Facing the daily rigors of selling needs more than an “I-centered” reason for showing up. Write down your reason for doing what you’re doing. Paste it on your bathroom mirror as a daily reminder.

2. Have you burned your bridges?

You can’t get to second base by keeping one foot on first. Have you committed yourself to your profession? If you have, then it really doesn’t matter how difficult any particular day or prospect is.

Focusing on the result makes it all worth it. Can you see where you will be at year-end?

3. Have you put together your business plan?

Having a business plan makes it perfectly clear what you have to do on a day-to-day basis. Not having a plan is like being a squirrel in a cage. It looks like you are on a fast track, but you’re going nowhere.

Each prospect, every call — no matter how successful — has a reason. One day on top of another — well thought out and planned — must result in a successful outcome.

4. Do you have four major goals for 2000?

If you work your plan, what’s in it for you? Have you put together a personal plan of action that will guarantee your reaching the four most important goals you would like to accomplish in 2000?

Have you reduced these goals to pictures to visualize the result? Have you placed them where you can see them on a daily basis?

5. Can you muster the discipline to manage your behavior daily?

One day at a time. Now that you have put your business and personal plan together, will you do what is necessary each day? Do you realize that every day you don’t behave properly puts you a day behind?

Determine the number of days in 2000 in which you must behave properly to meet your goals. Write that number down. Count the days down backward and strike a line through each day where you behave according to plan.

Post this chart where you can see it daily so that you will develop a behavior awareness.

6. How will you stay in front of your “nut?”

Financial pressure is a cancer in your drive for success. Do you know what it costs you to get up each morning?

Total all your expenses, including savings, and the cost of all your achievable goals in 2000 and divide by 365 days — or by the number of working days available to you next year. Most people don’t know their daily cost number — just like most people don’t have written, clarified goals.

Have you figured out how to get off to a fast start to get a financial “cushion?” Have you budgeted your expenses so they don’t run over you? Do you have a savings plan? Have you planned on how to put money aside in case of an emergency?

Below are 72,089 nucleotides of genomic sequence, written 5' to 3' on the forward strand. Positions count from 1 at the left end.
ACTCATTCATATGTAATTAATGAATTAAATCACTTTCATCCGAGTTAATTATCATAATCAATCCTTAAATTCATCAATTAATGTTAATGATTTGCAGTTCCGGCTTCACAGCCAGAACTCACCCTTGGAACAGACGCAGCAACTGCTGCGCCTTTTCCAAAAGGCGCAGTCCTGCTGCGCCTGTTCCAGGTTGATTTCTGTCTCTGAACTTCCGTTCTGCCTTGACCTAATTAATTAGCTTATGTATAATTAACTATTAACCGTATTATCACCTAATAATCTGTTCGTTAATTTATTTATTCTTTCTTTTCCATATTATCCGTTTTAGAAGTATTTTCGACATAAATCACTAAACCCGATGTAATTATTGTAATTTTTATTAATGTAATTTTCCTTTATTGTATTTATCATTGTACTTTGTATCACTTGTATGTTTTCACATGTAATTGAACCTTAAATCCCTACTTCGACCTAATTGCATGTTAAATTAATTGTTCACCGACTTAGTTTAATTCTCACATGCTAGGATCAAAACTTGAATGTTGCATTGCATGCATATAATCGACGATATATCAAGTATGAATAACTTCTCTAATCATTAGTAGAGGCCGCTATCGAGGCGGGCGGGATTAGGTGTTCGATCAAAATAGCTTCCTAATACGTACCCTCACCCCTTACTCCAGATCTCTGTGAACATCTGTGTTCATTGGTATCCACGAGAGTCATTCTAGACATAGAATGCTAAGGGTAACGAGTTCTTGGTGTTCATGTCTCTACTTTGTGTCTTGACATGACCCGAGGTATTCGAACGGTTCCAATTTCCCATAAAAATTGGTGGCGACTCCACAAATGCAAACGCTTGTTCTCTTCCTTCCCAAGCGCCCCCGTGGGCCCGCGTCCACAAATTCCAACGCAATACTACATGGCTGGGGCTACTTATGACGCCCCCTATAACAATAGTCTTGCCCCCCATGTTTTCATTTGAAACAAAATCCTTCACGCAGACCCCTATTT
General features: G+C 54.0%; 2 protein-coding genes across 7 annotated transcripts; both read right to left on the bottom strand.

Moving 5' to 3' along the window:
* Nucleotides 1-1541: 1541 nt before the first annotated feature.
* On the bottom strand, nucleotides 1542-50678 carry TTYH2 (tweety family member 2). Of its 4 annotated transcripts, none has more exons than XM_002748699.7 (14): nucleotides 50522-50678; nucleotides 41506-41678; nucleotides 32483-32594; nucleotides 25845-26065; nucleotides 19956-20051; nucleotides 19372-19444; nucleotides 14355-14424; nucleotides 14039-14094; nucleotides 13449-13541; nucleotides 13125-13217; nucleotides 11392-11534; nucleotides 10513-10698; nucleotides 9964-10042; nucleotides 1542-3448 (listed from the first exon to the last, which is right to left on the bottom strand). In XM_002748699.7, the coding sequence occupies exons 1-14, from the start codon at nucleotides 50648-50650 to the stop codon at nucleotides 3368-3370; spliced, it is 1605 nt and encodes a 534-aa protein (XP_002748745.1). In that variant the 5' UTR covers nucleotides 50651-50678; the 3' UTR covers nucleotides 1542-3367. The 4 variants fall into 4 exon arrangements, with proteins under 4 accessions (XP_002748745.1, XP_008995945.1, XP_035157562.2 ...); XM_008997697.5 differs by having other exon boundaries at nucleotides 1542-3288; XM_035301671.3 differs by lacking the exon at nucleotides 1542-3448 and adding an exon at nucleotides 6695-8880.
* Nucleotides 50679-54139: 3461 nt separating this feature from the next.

7. Will you begin over again each day or do you have a system for working smart?

Amateur sales people pride themselves on the number of cold calls they make. Professionals know the best source for their next sale is from a present client.

Do you have a referral system? Are you going the extra miles for your present clients so they want to give you referrals? Do you keep a referral tree?

8. Do you keep a journal?

Successful people learn as much from their mistakes as they do from their successes. Do you document your wins and losses? Do you refer back to them on a consistent basis to benefit from your experiences?

Do you keep a record of the things that work and don’t work for you? Will you be able to write a book on 2000 when the year is over?

9. Do you have a mastermind group?

Have you searched out a support group to help you reach your goals? Do you have the guts to commit to someone else exactly what you want to achieve in 2000?

Are you willing to give as much as you want to your mastermind group?

10. Can you see into the future?

Take time to write out a description of how you will feel and what you will have accomplished when you have achieved the things you want for yourself and your family in 2000.

Capture that feeling. Internalize it. Think about it every day.

Larry Lewis is president of Total Development Inc., a Pittsburgh-based consulting firm specializing in sales development and training. Send comments and questions via fax to (724) 933-9224, e-mail at or phone at (724) 933-9110.